Subject: Re: vnode locking problem
To: Chuck Silvers <email@example.com>
From: Bill Sommerfeld <firstname.lastname@example.org>
Date: 03/24/1999 11:29:39
> that should do well enough for now.
> it's certainly better than hanging or panicing.
> when testing, you should try the write-into-mapping case as well
> as the read-into-mapping case that I described in the PR.
Yup, will do.
Random other thoughs:
- it's clear that this is easier to fix in a unified-buffer-cache
setup, where VOP_READ gets replaced with "map vnode into kernel VA
space, copyout, maybe unmap vnode", *assuming* that the copyout is
done while the syscall has the vnode unlocked.
- it also feels "wrong" that a copyout which replaces the entire
contents of a page which isn't present first has to bring that page in
from backing store. (this isn't always going to be the case for
situations like this, but it may often be).
- Fixing the vnode locking protocols so that reads could be done with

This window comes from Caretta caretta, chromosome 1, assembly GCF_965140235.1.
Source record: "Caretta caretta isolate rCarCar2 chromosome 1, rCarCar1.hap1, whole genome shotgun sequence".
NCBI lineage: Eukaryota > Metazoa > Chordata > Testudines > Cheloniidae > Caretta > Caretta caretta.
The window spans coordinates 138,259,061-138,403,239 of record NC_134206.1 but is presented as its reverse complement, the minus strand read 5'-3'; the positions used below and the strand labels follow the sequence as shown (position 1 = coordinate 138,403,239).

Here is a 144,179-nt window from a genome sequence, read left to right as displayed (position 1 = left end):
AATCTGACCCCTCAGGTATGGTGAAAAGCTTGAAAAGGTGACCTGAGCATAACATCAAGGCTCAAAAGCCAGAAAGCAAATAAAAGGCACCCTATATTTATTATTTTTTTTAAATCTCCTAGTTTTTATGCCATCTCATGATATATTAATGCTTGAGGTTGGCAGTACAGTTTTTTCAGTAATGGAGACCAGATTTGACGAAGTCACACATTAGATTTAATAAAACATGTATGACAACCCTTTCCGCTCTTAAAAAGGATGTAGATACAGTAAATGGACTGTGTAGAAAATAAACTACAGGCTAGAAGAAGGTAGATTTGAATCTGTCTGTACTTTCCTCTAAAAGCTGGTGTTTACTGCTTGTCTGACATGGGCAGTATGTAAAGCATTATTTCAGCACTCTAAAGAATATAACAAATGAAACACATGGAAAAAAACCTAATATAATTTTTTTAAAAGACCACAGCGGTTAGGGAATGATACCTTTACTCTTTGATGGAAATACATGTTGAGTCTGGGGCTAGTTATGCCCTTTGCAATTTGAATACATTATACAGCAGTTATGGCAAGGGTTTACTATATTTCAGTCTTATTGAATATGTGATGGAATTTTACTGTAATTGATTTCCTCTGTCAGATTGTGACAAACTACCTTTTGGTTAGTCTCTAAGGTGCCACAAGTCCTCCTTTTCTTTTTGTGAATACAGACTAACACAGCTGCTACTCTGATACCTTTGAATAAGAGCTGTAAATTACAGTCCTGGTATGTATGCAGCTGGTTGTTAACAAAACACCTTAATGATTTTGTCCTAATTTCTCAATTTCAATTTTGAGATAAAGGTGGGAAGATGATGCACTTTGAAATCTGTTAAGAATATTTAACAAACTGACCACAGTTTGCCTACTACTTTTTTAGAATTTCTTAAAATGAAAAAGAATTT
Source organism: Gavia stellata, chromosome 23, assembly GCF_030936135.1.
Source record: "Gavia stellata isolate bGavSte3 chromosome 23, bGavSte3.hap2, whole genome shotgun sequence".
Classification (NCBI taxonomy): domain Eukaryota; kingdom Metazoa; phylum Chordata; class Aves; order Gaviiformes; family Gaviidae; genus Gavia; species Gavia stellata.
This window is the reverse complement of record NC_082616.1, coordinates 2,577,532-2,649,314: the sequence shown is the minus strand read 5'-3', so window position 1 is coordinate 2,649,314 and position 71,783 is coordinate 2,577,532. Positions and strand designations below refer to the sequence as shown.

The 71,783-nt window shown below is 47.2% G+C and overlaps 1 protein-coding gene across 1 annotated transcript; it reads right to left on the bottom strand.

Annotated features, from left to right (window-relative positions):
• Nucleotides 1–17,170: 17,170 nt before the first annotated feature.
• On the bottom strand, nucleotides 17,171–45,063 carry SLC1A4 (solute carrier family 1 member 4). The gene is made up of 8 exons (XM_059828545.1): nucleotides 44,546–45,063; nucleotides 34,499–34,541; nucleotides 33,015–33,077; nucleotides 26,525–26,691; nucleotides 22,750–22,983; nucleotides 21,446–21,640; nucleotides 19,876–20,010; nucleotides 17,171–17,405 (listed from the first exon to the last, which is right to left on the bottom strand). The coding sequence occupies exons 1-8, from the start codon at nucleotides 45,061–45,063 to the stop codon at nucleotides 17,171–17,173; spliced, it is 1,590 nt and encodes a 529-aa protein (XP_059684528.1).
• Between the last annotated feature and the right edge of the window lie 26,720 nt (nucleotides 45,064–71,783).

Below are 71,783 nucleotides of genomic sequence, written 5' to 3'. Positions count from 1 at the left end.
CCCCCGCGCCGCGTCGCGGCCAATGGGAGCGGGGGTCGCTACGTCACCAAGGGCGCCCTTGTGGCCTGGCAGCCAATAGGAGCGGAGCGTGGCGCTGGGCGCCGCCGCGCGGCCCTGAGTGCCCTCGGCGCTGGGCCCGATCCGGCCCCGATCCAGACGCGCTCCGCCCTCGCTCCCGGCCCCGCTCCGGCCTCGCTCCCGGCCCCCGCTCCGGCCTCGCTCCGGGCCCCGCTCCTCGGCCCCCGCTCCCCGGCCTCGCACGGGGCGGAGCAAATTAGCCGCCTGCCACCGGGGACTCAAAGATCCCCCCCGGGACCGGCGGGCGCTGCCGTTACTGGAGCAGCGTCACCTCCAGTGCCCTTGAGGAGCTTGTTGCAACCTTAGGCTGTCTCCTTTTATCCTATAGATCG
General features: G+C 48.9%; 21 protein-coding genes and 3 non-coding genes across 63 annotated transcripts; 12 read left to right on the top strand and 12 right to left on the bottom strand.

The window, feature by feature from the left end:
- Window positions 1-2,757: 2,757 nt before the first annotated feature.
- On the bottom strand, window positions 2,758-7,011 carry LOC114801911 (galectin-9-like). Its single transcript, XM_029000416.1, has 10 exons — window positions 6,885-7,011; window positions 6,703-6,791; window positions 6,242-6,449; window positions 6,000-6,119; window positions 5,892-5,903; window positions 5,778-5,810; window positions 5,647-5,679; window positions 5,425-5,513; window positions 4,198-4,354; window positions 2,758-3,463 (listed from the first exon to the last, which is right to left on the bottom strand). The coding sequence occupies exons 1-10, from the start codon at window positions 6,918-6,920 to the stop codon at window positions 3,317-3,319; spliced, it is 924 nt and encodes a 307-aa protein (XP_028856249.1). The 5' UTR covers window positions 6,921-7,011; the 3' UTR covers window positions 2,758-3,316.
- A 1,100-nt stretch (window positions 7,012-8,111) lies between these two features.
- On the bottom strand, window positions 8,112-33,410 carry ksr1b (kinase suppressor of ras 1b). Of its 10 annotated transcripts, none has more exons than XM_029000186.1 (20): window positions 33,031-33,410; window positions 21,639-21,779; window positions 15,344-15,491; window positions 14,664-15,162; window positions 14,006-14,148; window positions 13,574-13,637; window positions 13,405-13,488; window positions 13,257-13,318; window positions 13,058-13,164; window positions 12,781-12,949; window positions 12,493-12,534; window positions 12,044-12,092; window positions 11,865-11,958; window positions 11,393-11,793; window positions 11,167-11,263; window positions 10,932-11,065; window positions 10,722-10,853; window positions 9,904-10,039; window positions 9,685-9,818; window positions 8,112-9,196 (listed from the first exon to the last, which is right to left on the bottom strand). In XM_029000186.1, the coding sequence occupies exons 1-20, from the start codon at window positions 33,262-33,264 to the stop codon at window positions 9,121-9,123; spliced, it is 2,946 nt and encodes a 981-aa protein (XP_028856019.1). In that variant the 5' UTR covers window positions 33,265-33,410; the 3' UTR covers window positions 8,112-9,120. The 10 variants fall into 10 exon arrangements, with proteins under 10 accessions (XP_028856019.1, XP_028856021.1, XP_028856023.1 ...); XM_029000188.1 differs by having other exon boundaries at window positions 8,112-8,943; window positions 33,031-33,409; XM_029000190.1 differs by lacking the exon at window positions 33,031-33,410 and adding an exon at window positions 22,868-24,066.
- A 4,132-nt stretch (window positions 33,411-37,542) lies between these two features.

a shared lock would be desirable (particularly for MP scalability) but
could be tricky. (you still need an exclusive lock on the file
pointer, but that's a separate issue). I've been thinking about a
related issue (using shared locks when possible for VOP_LOOKUP to
minimize how badly things lose when a filesystem gets unresponsive)
and may look into this as well after 1.4..
- the upper-layer code could possibly notice this case of EFAULT,
unlock everything, touch the pages, relock, and retry the read, but
knowing when it's safe to redo the read is not immediately clear, and
this just feels wrong..
- the comment you had in the PR about the problem also occurring when
the buffer should have been in BSS: I believe that linkers typically
place bss immediately after initialized data, without rounding up to
the next page... so the first part of the buffer was probably still in
.data and backed by the vnode..